Although it's a new girls basketball season, the team to beat hasn't changed in the Northern Lights Conference.
"In this league it starts and ends with Wasilla," Kenai Central coach Stacia Rustad said. "That's the team everyone looks up to, to challenge themselves."
Wasilla is a force, playing in the conference's Northern Division along with Palmer, Kodiak and Colony. But who is the team to beat in the Southern Division, to which peninsula schools Kenai Central, Soldotna, Skyview and Homer belong?
Depends on who you ask.
"Kenai Central and Soldotna are both going to be formidable," Homer coach Dennis Welch said.
Skyview coach Eric Pomerleau, whose team has yet to play, took a more conservative stance.
"It's a tough league. There is just going to be some exciting basketball top to bottom," he said.
Here is a look ahead to the 2010-11 season:
Kenai Central coach Stacia Rustad lost three talented players and understands they can't be replaced.
So instead of pushing the remaining athletes to be like Samantha Hull, Lexi Beeson and Lieren Flanagan, she is seeking out their individual strengths.
"There's no replacing them," Rustad said of the trio, which started every game for the Kardinals last season. "With the girls we have returning, they have to find their own strengths. They will do that if we, as coaches, are doing our jobs."
"It's going to be a matter of people stepping up and finding their own niche, and we'll go from there."
The Kardinals, who last season won 19 games but fell shy of state, feature a talented post player in senior Raquel Young. She was a first-team all-conference athlete in 2009-10. The 5-foot-10 forward is leading the team in scoring early this season.
If the team is to reach state for the time since 2002, Young must play well.
"She really stepped up for us last year," Rustad said. "We anticipate her stepping up again this year and getting even better."
Kenai Central's remaining players with significant varsity experience are Morgan Wensley, a junior, and Allie McGahan, a senior. Another talented player, junior Bailey Beeson, has missed games due to a medical condition. Rustad hopes she will return soon.
Rustad also holds high hope for Carolyn Kiefer and Jordan Jackman.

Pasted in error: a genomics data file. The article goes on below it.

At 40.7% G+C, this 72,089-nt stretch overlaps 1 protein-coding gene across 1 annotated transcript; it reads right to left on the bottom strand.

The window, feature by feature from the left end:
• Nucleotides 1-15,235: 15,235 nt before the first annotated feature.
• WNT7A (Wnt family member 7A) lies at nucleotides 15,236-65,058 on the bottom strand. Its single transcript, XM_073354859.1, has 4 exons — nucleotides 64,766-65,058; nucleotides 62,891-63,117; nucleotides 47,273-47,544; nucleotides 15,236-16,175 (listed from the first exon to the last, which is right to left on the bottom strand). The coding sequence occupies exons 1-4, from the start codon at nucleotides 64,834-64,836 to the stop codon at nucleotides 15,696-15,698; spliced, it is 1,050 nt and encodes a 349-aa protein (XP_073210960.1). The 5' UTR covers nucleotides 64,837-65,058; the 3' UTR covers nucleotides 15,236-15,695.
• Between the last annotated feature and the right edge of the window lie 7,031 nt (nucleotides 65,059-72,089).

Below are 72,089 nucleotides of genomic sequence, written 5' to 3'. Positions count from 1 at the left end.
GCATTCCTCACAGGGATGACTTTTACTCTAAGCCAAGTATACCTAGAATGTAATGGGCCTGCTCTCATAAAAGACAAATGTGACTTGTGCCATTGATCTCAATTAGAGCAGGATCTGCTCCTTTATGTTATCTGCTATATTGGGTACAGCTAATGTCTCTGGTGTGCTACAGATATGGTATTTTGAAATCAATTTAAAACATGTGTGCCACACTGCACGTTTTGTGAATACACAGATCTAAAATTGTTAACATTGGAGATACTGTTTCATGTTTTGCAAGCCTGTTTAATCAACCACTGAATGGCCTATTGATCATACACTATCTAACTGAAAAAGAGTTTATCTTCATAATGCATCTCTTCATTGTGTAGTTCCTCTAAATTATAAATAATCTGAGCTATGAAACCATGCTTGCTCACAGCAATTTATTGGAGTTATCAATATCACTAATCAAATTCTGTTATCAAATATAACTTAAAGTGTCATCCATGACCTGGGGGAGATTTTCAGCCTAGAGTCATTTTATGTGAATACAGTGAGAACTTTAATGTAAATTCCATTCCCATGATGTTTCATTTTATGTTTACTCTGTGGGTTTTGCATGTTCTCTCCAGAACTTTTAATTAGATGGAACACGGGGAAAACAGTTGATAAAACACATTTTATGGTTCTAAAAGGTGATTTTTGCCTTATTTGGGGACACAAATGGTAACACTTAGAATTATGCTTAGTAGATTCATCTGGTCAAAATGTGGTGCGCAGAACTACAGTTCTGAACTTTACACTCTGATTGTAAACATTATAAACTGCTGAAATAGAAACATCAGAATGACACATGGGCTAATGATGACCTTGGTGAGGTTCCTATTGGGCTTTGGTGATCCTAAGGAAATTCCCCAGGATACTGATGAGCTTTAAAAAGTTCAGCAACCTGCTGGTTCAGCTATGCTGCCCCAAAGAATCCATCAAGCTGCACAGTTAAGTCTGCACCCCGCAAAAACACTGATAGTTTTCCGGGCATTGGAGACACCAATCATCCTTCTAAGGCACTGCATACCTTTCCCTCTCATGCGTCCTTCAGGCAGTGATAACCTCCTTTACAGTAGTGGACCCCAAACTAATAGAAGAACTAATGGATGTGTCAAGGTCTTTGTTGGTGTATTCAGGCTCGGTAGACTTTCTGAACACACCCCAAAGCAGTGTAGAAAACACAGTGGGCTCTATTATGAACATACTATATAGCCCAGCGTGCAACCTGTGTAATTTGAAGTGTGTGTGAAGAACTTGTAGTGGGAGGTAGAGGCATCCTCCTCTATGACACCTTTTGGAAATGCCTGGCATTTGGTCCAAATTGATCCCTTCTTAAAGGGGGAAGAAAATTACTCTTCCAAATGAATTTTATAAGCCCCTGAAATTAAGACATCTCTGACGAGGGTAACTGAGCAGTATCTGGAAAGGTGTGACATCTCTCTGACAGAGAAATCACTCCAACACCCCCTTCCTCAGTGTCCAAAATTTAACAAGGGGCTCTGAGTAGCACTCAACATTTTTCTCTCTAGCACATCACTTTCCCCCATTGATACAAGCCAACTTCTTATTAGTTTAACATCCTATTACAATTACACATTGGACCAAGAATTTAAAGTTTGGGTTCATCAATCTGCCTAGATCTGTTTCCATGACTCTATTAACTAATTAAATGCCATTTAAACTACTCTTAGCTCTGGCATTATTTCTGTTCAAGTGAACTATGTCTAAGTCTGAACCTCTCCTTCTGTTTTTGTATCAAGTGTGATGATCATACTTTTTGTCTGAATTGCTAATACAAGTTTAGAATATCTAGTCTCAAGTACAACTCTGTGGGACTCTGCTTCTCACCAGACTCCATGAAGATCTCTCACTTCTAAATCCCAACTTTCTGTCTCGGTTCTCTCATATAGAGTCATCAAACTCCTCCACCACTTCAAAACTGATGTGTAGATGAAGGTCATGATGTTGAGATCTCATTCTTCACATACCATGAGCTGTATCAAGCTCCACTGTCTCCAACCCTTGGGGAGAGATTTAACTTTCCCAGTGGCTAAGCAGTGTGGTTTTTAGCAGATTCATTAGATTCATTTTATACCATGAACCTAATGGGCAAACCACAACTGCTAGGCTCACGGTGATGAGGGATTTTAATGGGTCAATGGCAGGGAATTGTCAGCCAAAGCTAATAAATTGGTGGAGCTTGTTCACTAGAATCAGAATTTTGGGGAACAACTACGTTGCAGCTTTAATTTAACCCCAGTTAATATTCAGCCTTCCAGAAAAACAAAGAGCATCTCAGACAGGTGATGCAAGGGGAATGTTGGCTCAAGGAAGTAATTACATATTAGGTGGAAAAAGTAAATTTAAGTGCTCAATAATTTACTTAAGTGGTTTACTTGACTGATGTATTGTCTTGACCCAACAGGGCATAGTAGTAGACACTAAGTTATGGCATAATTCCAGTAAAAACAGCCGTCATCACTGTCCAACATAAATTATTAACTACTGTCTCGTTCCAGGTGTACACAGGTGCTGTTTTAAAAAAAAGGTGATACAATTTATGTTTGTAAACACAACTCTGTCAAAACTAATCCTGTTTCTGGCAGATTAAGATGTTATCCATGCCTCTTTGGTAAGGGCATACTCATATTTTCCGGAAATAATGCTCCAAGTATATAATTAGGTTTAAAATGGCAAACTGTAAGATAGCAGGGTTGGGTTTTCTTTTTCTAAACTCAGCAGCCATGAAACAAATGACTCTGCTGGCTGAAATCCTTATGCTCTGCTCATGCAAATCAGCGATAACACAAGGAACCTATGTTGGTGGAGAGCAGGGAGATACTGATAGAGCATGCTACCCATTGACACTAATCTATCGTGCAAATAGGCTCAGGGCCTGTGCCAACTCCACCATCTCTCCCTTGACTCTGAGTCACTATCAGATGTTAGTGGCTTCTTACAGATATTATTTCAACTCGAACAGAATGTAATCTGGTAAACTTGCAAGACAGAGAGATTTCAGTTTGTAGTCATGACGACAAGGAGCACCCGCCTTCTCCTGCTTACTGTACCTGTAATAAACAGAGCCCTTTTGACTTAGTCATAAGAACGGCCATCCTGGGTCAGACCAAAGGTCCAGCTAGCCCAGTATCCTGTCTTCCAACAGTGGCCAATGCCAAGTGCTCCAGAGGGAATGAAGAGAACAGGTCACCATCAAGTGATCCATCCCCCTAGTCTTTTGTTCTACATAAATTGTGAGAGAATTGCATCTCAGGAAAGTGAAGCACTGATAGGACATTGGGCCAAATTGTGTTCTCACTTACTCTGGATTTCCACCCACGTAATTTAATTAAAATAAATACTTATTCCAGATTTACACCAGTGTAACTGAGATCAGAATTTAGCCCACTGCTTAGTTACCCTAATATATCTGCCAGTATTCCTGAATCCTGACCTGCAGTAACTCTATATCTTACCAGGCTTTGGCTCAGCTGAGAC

"We are in charge of our own destiny," Rustad said. "The great thing is we have a bunch of young ladies who are willing to work hard, and if they continue to do that, we will win games this year."
The Stars feature four seniors, but much of what this team does begins and ends with a sophomore.
Kaillee Skjold, a 5-11 post player, leads SoHi into the 2010-11 season. The do-it-all athlete helped the Stars win three games in as many tries at the season-opening Atigun Inc./Powerade Kenai River Challenge, which rival Kenai Central won by virtue of a tiebreaker.
"She's a special player," SoHi coach Mark Tuter said following one his team's victories at the challenge. "She gets her teammates involved and she can take over offensively."
Seniors Alisah Kress, Kaili Sholin, Jessie Duke and Becca Satathite join Skjold, along with juniors Devin Hutchings and Savannah Smith. The rest of the players are freshmen and sophomores.
The Stars placed fifth at the Clarke Cochrane Christmas Classic in Ketchikan, finishing with a 1-2 record. The Kardinals defeated them in the third-place game.
Dennis Welch, who coached six seasons at Nome, assumes the helm at Homer.
His first goal? Simple.
"We're definitely trying to improve on last year," Welch said. "No doubt about that."
Welch takes over a team that he believes won just twice in 2009-10, returning three seniors -- Ashley Ketelle, Liz Needham and Krystal Edens.
The first-year coach will look to the trio for leadership and playmaking ability as he evaluates the rest of the squad, which he said is young.